When Alex Rodriguez hangs up the cleats after Friday’s game, the New York Yankees should immediately insert Monument Park into the equation.

Alex Rodriguez’s track record, stature, and public perception will remain constant whenever his name is uttered. The words “steroids”, “cheater”, and “fraud” will be forever attached to his legacy.

Despite any attempts to make things right, his image will always be a slippery slope.

However, that is completely beside the point. As his career comes to an abrupt close, it is time to really take his overall performance for what it is: pure greatness.

That greatness is exactly what the New York Yankees must take into account when they discuss which name should be the next one planted in the infamous Monument Park.

Do they side with a notorious villain yet an all-time great? Or do they simply use another cop-out whose achievements entail mediocrity?

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Let’s not forget where A-Rod stacks up among Yankee greats. His 351 homers with the organization put him at sixth all-time, his 1,094 RBIs leave him in 11th place, and his .523 slugging percentage ranks sixth.

Keep in mind, eight full years of Rodriguez’s playing career were spent with different franchises. Had those come with the Yanks as well, the likelihood of this being a remotely relevant conversation would be slim. Add nearly a decade of dominant baseball and A-Rod quite possibly ranks among the top three franchise players in all offensive categories.

With the Hall of Fame — the national landscape of baseball — being a separate argument, does this at least warrant a place with the Yankee greats, or not-so-greats, currently featured beyond the center field wall?

Yes, it certainly does.

If interpreted otherwise, the Yankees would only further the recent foolishness of the monument barrage.

With all due respect to Tino Martinez and Paul O’Neill, they are not Yankee immortals by any means. If the front office needs confirmation on eligibility for a permanent plaque, they should definitely be ensured.

Martinez and O’Neill, while clutch players partaking in a collective dynasty, do not stack up with the predecessors which make the landmark what it is.

They rank 18th and 19th on the all-time franchise home run list, respectively. Moreover, they rank 16th and 20th in slugging percentage. Unless the organization wants to push its luck, which they have, you do not place those names with not only Yankee greats but baseball icons as well.

Not to mention some of the other less qualified additions. Yes, that being less qualified than the aforementioned names.

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My sincerest apologies, but a man with a .276 lifetime average and a mere 54 career home runs simply cannot be given a plaque. Willie Randolph was a nice player, but his nod basically equates to a participation trophy.

He never won an MVP award, won one silver slugger over an 18-year career, and hit over .300 twice. Let’s compare that with a guy who has won three silver sluggers, claimed two MVP awards, and bolsters a .901 OPS over a 12-year Bronx tenure.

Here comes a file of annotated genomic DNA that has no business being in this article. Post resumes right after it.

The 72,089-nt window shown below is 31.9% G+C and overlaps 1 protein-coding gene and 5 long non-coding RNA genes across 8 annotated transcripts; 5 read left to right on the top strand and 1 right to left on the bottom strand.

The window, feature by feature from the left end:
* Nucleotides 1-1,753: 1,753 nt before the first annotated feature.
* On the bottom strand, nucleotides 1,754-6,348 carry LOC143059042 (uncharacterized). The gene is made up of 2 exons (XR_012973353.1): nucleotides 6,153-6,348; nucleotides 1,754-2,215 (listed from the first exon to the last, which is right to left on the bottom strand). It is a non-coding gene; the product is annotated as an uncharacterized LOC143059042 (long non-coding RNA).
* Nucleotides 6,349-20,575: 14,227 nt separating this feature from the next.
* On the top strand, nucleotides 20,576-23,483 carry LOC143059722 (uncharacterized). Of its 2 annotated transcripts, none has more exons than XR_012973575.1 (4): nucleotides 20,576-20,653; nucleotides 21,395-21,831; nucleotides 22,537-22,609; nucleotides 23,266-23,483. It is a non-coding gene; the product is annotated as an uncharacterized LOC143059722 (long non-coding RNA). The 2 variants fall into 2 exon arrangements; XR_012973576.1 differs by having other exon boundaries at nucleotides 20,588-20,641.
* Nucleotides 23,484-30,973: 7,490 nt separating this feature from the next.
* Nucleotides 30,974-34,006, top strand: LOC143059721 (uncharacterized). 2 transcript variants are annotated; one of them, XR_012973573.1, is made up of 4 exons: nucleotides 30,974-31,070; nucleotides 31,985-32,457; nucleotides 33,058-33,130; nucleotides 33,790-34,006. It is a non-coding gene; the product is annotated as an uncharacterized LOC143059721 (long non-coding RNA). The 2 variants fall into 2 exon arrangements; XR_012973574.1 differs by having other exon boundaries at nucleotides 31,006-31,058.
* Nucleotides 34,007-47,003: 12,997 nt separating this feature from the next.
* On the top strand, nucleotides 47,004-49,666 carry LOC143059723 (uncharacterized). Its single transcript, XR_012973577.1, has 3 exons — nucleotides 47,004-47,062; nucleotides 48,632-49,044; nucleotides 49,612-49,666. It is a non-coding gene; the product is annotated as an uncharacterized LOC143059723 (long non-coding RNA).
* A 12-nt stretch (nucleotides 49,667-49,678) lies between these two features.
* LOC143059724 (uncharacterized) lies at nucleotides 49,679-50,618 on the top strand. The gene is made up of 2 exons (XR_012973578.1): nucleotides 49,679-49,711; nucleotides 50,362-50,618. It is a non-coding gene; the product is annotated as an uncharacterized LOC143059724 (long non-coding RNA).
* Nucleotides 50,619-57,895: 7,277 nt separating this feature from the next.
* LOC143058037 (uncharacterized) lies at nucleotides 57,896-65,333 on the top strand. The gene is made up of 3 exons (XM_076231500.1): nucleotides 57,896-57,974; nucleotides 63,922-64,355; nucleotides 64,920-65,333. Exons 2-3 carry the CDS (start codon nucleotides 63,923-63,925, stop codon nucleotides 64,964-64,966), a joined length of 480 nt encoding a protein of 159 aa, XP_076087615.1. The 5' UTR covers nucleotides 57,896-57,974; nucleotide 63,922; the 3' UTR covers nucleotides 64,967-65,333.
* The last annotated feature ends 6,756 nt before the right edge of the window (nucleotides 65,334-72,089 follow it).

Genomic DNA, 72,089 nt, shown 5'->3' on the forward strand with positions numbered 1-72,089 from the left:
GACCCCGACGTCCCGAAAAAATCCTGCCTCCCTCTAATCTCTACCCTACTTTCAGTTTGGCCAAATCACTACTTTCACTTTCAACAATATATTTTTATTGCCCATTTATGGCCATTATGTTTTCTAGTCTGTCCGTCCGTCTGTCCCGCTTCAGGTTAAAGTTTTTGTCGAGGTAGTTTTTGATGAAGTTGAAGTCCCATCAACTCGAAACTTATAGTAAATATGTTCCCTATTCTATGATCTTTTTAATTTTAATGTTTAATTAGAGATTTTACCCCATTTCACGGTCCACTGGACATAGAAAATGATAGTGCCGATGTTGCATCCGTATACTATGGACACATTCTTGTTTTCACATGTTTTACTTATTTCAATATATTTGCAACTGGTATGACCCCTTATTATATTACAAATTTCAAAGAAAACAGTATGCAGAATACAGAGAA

Who earns the spot?

It appears as if everyone has been smothered in Yankee glory.

How about Mel Stottlemyre? Despite his numerous contributions to the franchise in his post-playing days, they cannot outweigh a playing career which does not get it done.

The man had five winning seasons in his career and never won a Cy Young award. Are we ready to favor him over an everyday player with the fourth most home runs in baseball history?

Sure, merit does, in fact, play a role in handing out honorary plaques, holding ceremonies, and showcasing a man in front of your loyal fans. So, with that said, let’s get into it.

The 21st century has seen numerous cheaters, frauds, and PED-driven players as a whole. The record books were forever tarnished, integrity was lost, and games were decided based on a medical advantage.

Let’s think of it this way: someone is taking a math test with a calculator and the person sitting at the opposite desk has the same exact calculator, utilized with the same functions, buttons, and unique abilities. That is a controlling factor. Whoever performs better on the test effectively maximized their ability.

Flip it over to baseball. If Sammy Sosa and Alex Rodriguez both took steroids, at one point or another, and gained an unfair advantage. As raw power hitters, A-Rod blasts 696 career homers and Sosa slugs his way to 609. Who had the better career?

Yes, the numbers are unfairly inflated. However, steroids were the controlling factor of that era. If you do not think of it that way, there is no way to somewhat grasp the greatness of the best players of that time period.

A-Rod was a freak of nature, an absurdly talented player, and had the pure ability to propel himself over the other steroid-aided stars.

If his 696 long balls were reduced to 500, which everyone truly knows he was capable of, and you still add in his heroic 2009 postseason performance, he is in monument park by a landslide.

With an evaluation such as this requiring a basis for comparison, Alex Rodriguez’s accomplishments absolutely diminish the majority of players who have gracefully entered the area.

When young Yankee fans take a stroll behind the center field wall five years from now, they should see a nicely polished plaque along with a graphic of the number 13 complemented with pinstripes.

In an ideal world, they will then read the content and learn more about a baseball legend.

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